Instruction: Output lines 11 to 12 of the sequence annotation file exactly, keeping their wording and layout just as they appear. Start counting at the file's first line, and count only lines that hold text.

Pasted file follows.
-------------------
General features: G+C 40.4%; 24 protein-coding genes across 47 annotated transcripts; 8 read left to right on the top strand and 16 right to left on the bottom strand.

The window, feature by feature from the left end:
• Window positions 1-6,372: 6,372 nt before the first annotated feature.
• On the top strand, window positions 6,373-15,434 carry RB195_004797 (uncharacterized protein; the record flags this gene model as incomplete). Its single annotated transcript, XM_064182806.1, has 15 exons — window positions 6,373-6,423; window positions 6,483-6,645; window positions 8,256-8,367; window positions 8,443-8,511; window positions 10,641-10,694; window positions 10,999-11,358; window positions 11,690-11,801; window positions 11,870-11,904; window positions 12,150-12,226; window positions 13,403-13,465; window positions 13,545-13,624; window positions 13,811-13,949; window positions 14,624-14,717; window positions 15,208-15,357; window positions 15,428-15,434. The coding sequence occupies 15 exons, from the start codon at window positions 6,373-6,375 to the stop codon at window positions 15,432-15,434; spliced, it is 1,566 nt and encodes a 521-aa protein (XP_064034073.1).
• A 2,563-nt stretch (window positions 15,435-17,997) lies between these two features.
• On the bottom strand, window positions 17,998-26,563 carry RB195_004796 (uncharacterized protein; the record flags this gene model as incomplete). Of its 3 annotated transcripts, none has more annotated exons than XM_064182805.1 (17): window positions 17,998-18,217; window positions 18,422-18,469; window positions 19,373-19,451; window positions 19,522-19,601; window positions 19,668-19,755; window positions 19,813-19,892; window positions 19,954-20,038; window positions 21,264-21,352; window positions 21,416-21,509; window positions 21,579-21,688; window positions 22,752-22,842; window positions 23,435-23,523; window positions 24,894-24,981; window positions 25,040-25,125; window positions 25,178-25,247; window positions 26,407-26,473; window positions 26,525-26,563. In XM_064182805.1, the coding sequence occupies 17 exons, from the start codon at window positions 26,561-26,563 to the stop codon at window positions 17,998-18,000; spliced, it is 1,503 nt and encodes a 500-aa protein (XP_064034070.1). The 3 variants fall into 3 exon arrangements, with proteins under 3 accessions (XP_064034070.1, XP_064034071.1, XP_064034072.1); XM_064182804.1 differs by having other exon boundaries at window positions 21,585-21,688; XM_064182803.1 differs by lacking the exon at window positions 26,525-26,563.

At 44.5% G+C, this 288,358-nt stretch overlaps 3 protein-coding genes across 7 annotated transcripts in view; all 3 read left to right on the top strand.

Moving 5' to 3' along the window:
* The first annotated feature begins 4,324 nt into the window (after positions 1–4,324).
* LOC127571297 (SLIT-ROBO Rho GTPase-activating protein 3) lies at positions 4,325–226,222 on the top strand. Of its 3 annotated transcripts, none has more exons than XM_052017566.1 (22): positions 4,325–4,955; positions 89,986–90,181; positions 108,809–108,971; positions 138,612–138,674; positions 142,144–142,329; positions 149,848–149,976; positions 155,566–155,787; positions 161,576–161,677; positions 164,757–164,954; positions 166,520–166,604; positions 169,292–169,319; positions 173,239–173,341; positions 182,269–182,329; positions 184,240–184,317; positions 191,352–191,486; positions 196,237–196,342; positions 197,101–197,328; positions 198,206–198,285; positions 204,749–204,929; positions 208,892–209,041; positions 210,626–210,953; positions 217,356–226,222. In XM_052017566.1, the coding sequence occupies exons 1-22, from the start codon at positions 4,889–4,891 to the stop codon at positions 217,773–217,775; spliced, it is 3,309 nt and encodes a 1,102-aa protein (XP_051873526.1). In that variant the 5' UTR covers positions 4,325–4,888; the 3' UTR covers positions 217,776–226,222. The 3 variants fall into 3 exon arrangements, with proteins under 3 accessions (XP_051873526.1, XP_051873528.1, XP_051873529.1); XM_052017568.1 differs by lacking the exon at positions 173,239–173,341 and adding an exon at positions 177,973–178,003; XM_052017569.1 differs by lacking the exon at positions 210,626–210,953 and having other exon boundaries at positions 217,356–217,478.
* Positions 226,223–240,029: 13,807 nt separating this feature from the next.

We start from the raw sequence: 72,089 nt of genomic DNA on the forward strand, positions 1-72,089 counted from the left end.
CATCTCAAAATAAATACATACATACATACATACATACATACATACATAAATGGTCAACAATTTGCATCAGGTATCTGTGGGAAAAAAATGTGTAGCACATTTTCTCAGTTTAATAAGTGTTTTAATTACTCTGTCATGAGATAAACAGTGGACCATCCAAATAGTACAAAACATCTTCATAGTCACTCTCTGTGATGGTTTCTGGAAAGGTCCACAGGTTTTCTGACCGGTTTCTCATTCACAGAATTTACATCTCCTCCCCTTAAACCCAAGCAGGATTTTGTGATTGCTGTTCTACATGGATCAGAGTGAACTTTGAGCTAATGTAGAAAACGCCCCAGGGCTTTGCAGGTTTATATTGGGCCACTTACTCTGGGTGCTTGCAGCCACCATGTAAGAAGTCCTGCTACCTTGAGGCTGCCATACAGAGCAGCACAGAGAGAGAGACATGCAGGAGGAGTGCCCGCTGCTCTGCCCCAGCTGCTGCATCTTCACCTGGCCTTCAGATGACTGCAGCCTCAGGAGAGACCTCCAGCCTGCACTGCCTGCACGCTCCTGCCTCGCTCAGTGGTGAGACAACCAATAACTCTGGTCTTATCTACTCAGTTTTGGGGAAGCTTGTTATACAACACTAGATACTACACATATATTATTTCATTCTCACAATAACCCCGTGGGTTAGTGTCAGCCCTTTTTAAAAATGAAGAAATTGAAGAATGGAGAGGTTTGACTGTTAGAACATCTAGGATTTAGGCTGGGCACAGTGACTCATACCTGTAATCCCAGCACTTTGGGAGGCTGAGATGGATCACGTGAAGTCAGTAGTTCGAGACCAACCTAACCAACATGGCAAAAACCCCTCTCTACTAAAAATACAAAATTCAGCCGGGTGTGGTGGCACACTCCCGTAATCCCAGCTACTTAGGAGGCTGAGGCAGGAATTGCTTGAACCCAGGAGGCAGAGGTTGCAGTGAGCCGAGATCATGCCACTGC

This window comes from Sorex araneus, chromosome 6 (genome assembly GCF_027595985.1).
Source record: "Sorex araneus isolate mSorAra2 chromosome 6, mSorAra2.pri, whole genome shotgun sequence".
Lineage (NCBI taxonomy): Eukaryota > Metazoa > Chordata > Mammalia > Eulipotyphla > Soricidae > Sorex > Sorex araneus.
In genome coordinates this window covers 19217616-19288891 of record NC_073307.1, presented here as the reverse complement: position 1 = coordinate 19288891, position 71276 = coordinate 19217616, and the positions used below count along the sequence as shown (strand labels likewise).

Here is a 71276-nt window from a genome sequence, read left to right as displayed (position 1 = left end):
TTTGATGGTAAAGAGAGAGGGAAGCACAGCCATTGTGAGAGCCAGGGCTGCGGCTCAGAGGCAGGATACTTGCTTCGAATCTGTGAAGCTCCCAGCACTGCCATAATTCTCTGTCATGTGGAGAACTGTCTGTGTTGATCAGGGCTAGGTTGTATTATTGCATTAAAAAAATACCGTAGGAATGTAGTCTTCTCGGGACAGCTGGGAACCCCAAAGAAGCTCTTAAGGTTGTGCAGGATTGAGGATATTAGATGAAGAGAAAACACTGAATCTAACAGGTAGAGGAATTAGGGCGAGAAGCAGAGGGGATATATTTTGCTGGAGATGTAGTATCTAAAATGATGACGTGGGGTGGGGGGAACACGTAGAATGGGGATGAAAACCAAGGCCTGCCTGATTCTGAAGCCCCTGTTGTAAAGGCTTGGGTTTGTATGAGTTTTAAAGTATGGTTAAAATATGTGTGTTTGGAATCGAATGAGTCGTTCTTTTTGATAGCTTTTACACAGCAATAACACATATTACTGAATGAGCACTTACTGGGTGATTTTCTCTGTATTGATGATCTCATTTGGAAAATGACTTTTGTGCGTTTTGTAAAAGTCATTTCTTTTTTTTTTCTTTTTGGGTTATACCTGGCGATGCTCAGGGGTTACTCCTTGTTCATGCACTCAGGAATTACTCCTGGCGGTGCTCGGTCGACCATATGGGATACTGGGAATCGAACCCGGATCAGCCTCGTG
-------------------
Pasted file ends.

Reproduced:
* Positions 226,223–240,029: 13,807 nt separating this feature from the next.

We start from the raw sequence: 72,089 nt of genomic DNA on the forward strand, positions 1-72,089 counted from the left end.